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Eur Urol. 2015 Sep;68(3):428-35. doi: 10.1016/j.eururo.2014.12.005. Epub 2014 Dec 24.

Acute epididymitis revisited: impact of molecular diagnostics on etiology and contemporary guideline recommendations.

Author information

1
Department of Urology, Pediatric Urology and Andrology, Justus Liebig University Giessen, Giessen, Germany. Electronic address: adrian.pilatz@chiru.med.uni-giessen.de.
2
Institute for Medical Microbiology, Justus Liebig University Giessen, Giessen, Germany.
3
Institute of Virology, University of Cologne, Cologne, Germany.
4
National Reference Center Measles, Mumps, Rubella, Robert Koch Institute, Berlin, Germany.
5
Institute for Medical Virology, Justus Liebig University Giessen, Giessen, Germany.
6
Department of Urology, Pediatric Urology and Andrology, Justus Liebig University Giessen, Giessen, Germany.

Abstract

BACKGROUND:

Acute epididymitis is a common infectious disease of unknown etiology in about 30% of cases with guidelines based on studies published >15 yr ago.

OBJECTIVE:

To investigate the etiology of acute epididymitis using state-of-the-art methods and to provide rational data for antimicrobial therapy and clinical management.

DESIGN, SETTING, AND PARTICIPANTS:

Between 2007 and 2013, 237 patients (150 antimicrobially naive and 87 antibiotically pretreated) with acute epididymitis underwent comprehensive investigation comprising microbiologic cultures, polymerase chain reaction (PCR) for sexually transmitted infections (STIs), 16S ribosomal DNA (rDNA) analysis, and PCR detection of 23 viruses. Clinical management followed international guidelines.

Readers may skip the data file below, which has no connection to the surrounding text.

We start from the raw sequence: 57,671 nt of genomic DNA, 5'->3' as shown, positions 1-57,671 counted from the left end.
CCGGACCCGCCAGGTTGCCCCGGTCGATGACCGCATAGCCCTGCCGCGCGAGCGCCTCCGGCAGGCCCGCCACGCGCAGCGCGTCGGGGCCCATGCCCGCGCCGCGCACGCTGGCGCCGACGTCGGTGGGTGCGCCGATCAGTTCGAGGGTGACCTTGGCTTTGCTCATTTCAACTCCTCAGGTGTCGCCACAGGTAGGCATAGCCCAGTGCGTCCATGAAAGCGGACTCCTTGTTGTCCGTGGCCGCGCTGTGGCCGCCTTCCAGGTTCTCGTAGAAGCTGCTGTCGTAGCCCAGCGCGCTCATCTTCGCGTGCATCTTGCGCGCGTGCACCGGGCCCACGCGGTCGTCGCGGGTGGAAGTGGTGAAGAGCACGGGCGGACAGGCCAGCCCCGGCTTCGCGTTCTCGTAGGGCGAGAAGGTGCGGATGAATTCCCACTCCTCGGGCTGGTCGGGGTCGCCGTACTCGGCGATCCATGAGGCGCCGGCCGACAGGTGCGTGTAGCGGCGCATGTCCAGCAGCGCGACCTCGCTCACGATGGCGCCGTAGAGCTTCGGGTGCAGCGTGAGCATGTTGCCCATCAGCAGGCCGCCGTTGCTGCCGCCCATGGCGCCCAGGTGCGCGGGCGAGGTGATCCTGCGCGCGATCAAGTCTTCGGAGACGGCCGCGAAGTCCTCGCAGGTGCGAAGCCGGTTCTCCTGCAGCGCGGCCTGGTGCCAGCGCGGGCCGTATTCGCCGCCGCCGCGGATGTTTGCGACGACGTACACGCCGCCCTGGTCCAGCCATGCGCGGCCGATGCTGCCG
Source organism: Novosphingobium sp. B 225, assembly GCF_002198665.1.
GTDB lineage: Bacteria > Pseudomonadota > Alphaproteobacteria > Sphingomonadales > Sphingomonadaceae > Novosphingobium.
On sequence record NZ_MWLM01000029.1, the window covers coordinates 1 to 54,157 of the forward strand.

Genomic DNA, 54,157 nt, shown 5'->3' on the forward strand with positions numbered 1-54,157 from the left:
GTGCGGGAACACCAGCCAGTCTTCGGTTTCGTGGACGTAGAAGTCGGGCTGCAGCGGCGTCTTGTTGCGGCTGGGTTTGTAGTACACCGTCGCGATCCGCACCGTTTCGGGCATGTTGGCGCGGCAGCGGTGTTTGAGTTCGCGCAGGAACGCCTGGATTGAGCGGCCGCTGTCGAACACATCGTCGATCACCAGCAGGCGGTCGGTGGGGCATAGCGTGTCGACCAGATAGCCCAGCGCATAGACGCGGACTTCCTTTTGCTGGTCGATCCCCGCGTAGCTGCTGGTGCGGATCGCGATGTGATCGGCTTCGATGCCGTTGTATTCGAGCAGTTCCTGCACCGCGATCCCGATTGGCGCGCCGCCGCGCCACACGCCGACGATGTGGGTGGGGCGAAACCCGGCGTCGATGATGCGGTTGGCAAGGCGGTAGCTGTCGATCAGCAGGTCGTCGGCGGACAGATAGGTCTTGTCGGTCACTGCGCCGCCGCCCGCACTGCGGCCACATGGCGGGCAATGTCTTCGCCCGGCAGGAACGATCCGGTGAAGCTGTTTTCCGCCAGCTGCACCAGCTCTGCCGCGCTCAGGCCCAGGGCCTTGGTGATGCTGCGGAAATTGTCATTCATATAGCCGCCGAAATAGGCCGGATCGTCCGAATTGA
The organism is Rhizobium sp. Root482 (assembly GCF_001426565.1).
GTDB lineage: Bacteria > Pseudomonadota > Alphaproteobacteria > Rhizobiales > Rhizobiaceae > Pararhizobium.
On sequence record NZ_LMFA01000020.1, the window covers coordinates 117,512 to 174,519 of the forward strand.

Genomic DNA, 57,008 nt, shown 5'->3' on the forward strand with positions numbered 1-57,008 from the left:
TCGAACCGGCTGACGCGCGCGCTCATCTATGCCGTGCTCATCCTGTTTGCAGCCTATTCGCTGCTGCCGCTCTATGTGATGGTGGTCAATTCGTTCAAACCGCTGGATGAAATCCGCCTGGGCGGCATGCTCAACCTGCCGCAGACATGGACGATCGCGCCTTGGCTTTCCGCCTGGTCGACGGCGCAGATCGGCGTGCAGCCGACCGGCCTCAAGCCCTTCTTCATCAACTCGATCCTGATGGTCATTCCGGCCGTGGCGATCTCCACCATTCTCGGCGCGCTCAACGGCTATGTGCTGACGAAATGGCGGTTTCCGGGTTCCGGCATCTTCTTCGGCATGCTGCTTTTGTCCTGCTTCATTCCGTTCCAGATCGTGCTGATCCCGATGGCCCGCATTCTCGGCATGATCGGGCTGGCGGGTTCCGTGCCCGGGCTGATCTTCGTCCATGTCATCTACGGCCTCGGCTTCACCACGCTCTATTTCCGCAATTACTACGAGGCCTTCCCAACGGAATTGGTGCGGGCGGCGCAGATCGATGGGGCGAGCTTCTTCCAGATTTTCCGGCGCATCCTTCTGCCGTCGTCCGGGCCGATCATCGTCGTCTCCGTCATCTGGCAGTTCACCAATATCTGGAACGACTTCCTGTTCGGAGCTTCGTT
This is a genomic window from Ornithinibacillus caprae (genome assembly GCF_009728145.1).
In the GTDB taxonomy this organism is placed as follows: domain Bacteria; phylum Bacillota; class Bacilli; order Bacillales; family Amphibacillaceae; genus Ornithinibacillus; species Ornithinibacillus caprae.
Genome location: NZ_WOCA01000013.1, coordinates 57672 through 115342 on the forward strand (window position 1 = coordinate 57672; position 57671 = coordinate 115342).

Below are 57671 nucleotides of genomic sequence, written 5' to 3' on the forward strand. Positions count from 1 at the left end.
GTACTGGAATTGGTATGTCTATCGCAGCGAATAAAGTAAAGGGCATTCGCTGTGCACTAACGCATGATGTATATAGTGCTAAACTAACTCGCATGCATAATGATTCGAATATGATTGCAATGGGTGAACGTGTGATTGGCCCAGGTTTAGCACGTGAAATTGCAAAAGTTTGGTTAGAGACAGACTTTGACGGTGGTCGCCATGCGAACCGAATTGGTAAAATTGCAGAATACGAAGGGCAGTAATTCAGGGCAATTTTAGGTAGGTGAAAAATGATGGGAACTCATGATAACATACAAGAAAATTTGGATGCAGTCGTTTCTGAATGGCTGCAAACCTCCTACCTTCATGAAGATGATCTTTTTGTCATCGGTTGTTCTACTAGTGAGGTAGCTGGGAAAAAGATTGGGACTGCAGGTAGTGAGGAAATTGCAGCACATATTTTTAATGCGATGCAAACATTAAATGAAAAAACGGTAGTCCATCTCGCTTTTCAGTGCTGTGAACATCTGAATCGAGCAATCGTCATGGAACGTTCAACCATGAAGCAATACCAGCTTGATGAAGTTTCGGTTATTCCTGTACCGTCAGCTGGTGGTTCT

OUTCOME MEASURES AND STATISTICAL ANALYSIS:

Etiology, clinical management, and outcome after 3 mo were assessed.

RESULTS AND LIMITATIONS:

A causative pathogen, predominantly Escherichia coli (56%), was identified in 132 antibiotic-naive patients (88%) and 44 pretreated patients (51%); 16S rDNA analysis increased the detection rate by 10%. STIs were present in 34 cases (14%) (25 patients with Chlamydia trachomatis) and were not restricted to a specific age group. Enteroviruses were found in only two patients (1%). In naive patients, cultured bacteria were susceptible to fluoroquinolones and group 3 cephalosporins in >85% of cases (preateted patients: 42% and 67%, respectively). Primary empirical therapy was continued in 88% of naive patients for 11 d and in 77% of pretreated patients for 13 d with indwelling urinary catheters, rendering patients as high risk for switching. Only six patients (2.5%) underwent semicastration. Prostate-specific antigen levels halved within 3 mo, except in patients who were antibiotic naive and without detected pathogens. Study limitations included a lack of susceptibility testing in cases of STIs.

CONCLUSIONS:

Even in antimicrobially pretreated patients, acute epididymitis is mainly of bacterial origin. STIs are not limited to patients aged <35 yr. Viral epididymitis seems a rare condition. Current guideline recommendations on empirical antimicrobial therapy are adequate.

PATIENT SUMMARY:

Patients with acute epididymitis should receive appropriate diagnostics and antimicrobial therapy for safe conservative management.

KEYWORDS:

Antimicrobial therapy; Epididymitis; Guideline recommendations; Sexually transmitted infections

PMID:
25542628
DOI:
10.1016/j.eururo.2014.12.005
[Indexed for MEDLINE]

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